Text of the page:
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Socialism As It Is A Survey of The World-Wide Revolutionary Movement   By: (1877-1936)

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[TRANSCRIBER'S NOTE: Footnotes have been corrected and moved to the end of chapters.]





New York



All rights reserved



Set up and electrotyped. Published April, 1912. Reprinted October, 1912; January, 1915.

Norwood Press J. S. Cushing Co. Berwick & Smith Co. Norwood, Mass., U.S.A.


The only Socialism of interest to practical persons is the Socialism of the organized Socialist movement. Yet the public cannot be expected to believe what an organization says about its own character or aims. It is to be rightly understood only through its acts . Fortunately the Socialists' acts are articulate; every party decision of practical importance has been reached after long and earnest discussion in party congresses and press. And wherever the party's position has become of practical import to those outside the movement, it has been subjected to a destructive criticism that has forced Socialists from explanations that were sometimes imaginary or theoretical to a clear recognition and frank statement of their true position. To know and understand Socialism as it is, we must lay aside both the claims of Socialists and the attacks of their opponents and confine ourselves to the concrete activities of Socialist organizations, the grounds on which their decisions have been reached, and the reasons by which they are ultimately defended.

Writers on Socialism, as a rule, have either left their statements of the Socialist position unsupported, or have based them exclusively on Socialist authorities, Marx, Engels, and Lasalle, whose chief writings are now half a century old. The existence to day of a well developed movement, many sided and world wide, makes it possible for a writer to rely neither on his personal experience and opinion nor on the old and familiar, if still little understood, theories. I have based my account either on the acts of Socialist organizations and of parties and governments with which they are in conflict, or on those responsible declarations of representative statesmen, economists, writers, and editors which are not mere theories, but the actual material of present day polities, though among these living forces, it must be said, are to be found also some of the teachings of the great Socialists of the past.

It will be noticed that the numerous quotations from Socialists and others are not given academically, in support of the writer's conclusions, but with the purpose of reproducing with the greatest possible accuracy the exact views of the writer or speaker quoted. I am aware that accuracy is not to be secured by quotation alone, but depends also on the choice of the passages to be reproduced and the use made of them. I have therefore striven conscientiously to give, as far as space allows, the leading and central ideas of the persons most frequently quoted, and not their more hasty, extreme, and less representative expressions.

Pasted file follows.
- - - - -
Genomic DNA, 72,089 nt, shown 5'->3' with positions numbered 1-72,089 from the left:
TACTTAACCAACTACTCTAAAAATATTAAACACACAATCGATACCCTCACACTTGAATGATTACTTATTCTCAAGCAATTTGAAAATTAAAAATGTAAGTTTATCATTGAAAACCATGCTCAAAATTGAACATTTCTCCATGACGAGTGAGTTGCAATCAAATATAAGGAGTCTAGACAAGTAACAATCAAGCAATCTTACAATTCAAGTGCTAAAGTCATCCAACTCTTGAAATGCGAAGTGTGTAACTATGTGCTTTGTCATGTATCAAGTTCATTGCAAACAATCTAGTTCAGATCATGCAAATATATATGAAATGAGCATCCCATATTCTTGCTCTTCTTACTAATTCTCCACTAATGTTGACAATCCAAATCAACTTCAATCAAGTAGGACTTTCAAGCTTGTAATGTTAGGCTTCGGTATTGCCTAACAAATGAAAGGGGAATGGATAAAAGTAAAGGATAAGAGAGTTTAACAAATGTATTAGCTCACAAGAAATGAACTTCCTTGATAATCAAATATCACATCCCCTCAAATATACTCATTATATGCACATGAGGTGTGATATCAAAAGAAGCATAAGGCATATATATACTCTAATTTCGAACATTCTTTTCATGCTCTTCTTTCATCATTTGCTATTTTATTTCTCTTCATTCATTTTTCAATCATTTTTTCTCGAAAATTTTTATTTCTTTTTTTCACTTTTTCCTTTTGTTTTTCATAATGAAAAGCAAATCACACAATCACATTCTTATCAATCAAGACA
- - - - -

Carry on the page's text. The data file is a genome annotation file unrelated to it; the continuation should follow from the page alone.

I have given approximately equal attention to the German, British, and American situations, considerable but somewhat less space to those of France and Australia, and only a few pages to Italy and Belgium. This allotment of space corresponds somewhat roughly to the relative importance of these countries in the international movement. As my idea has been not to describe, but to interpret, I have laid additional weight on the first five countries named, on the ground that each has developed a distinct type of labor movement. As I am concerned with national parties and labor organizations only as parts of the international movement, however, I have avoided, wherever possible, all separate treatment and all discussion of features that are to be found only in one country.

The book is divided into three parts; the first deals with the external environment out of which Socialism is growing and by which it is being shaped, the second with the internal struggles by which it is shaping and defining itself, the third with the reaction of the movement on its environment... Continue reading book >>

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